features.h: Feature Test Macros

With which C standard (C89, C99, C11, etc.) you are compiling your code decides which features are available. For example, pthread-barriers are not present under C99. If you come across a scenario when the compiler fires an error saying something is not defined, even though, it seems to be present in the included header, then probably it is because some how that definition was excluded by the preprocessor because the feature is disabled. To properly enable particular feature, we needed to define appropriate macros that are present in features.h.

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The Daemon Pattern

This is a common pattern seen in daemons (in C like languages).

int some_func()
     struct foo_s *foo = (struct foo_s *) malloc(sizeof(struct foo_s));
     while (1) {

     return r;
 Courtsey: pacman.wikia.com

The unreachable free() makes no sense. A missing free(), though unreachable, annoys a purist. Considering the scope and visibility of foo(), putting it on the heap is not the best approach. The scope is within some_func(), and the visibility is until the process exits (killed).

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The “thing” called Agile

The “Manifesto for Agile Software Development” catalogs very practical suggestions on how to engineer a software in an effective way. These are like fundamental truths, and I believe these could be extended even beyond software engineering, so much that they could be called Management Principles for Effective Teamwork. In the title of the manifesto, “Agile” is an adjective. It wasn’t called “The Agile Manifesto” or “The Agile Methodologies” where “Agile” becomes a noun. When something becomes a noun, it becomes a commodity — something that could be bought and sold. Rather, it could have been aptly called “The Agility Manifesto” for a terse colloquial version.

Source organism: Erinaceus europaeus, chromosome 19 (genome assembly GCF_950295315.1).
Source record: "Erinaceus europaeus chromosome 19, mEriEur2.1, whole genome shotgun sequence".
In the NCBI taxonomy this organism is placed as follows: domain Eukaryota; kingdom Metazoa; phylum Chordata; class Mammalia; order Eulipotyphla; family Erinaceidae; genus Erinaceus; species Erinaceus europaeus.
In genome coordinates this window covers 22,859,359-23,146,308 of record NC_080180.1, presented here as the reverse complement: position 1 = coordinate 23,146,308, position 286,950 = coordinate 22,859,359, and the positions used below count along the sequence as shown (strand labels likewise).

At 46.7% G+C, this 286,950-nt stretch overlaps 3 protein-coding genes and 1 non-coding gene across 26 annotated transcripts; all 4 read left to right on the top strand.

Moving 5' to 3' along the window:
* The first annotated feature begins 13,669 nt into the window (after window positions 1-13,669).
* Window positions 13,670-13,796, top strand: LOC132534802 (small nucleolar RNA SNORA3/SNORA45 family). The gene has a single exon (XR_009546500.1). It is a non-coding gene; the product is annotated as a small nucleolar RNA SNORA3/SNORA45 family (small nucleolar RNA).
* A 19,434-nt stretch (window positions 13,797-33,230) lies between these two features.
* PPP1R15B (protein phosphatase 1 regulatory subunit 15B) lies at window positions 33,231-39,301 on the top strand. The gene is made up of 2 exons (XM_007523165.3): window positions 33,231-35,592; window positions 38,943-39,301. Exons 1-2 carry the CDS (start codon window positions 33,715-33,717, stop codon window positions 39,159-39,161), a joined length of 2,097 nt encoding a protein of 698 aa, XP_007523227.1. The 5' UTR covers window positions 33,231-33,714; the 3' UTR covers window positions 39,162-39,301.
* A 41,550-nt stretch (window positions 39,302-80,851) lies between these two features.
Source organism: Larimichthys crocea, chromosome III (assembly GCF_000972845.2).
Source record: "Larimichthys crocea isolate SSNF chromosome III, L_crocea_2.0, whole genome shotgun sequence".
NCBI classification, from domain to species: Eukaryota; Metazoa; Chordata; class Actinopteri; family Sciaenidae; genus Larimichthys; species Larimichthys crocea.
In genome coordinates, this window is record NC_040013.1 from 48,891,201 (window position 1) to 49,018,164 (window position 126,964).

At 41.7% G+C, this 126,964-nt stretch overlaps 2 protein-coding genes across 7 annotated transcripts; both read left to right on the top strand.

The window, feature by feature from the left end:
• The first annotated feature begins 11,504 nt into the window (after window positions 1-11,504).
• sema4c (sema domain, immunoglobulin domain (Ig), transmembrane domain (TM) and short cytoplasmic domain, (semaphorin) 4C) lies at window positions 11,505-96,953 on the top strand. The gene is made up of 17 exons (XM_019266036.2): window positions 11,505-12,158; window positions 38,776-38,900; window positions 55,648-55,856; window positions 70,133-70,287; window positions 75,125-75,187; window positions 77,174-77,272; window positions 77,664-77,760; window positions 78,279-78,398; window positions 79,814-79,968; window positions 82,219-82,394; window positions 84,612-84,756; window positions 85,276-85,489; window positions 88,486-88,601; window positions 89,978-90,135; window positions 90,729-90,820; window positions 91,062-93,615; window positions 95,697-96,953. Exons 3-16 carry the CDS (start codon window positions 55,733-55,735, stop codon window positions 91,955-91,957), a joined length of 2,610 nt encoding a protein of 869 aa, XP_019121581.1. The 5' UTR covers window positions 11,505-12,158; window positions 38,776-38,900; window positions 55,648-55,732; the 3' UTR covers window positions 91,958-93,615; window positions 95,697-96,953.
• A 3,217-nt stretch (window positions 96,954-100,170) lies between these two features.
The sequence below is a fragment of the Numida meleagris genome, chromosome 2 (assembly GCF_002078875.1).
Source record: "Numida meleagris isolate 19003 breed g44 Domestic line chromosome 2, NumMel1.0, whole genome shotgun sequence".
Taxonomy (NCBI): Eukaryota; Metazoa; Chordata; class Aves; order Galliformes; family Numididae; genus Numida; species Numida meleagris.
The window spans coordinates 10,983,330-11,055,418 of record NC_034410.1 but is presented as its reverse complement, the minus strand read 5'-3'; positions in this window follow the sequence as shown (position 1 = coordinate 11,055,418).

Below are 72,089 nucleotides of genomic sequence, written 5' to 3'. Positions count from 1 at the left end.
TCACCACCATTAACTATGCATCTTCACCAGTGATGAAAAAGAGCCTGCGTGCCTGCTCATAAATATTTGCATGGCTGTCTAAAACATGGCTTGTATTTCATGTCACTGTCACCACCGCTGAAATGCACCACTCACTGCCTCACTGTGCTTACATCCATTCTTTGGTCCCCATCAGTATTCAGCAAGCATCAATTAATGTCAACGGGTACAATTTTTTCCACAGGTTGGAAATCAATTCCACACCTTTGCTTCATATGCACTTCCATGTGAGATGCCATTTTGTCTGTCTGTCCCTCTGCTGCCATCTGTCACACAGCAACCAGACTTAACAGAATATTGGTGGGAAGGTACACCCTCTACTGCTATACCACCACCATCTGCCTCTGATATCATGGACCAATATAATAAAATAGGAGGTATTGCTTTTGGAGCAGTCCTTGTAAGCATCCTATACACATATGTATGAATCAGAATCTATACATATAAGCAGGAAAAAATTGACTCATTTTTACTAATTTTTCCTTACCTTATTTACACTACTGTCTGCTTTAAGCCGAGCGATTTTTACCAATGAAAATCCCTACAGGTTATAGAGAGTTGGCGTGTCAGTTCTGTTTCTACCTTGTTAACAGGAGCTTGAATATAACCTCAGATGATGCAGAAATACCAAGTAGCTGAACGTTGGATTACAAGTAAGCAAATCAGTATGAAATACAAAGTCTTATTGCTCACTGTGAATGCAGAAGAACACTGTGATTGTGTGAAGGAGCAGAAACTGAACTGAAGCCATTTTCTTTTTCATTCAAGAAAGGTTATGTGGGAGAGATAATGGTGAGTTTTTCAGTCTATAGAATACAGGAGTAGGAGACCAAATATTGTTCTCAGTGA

“Agile is not what you do. Agility is how you do things.” — Dave Thomas

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Problem Decomposition deserves more attention!

If there is one idea in Computer Science and Software Engineering that underlies every other idea, then what is it? (It’s not Algorithms!)

“All problems in computer science can be solved by another level of indirection.” — David Wheeler

If indirection implies how a problem can be solved, then decomposition implies how a solution was reached. Problem Decomposition is about understanding the solution to a problem. It is the inverse of indirection.

Problem Decomposition is breaking a big, complex problem into smaller parts that could be solved relatively independently.

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Spark Internals and Design Basics

Apache Spark is an open-source general-purpose cluster computing engine built around speed, ease of use, and sophisticated analytics, that is primarily used for Big Data. It came in as an alternative to cope with the complexity and tediousness in Hadoop MapReduce for running Machine Learning algorithms. Spark introduces two main abstractions: resilient distributed datasets (RDDs) and parallel operations. Spark is written in Scala Programming Language and runs on Java Virtual Machine (JVM) environment. It very well exploits the functional programming aspect of Scala for elegance and simplicity.
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TCP Checksum: The Fault in the Stars

TCP Checksum could be deemed as one of the weakest non-cryptographic checksums, and yet it continues to be there, undisputed. Sometimes edge-systems even have it turned off for performance reasons, counting on the application checksums for integrity; while other systems like gateways and servers have them offloaded to the network interface card (NIC), mostly because the functionality exists. The question is, does it really serve any purpose in today’s date? It does, very little.

RFC 793:

The checksum field is the 16 bit one’s complement of the one’s complement sum of all 16-bit words in the header and text. If a segment contains an odd number of header and text octets to be checksummed, the last octet is padded on the right with zeros to form a 16-bit word for checksum purposes. The pad is not transmitted as part of the segment. While computing the checksum, the checksum field itself is replaced with zeros.

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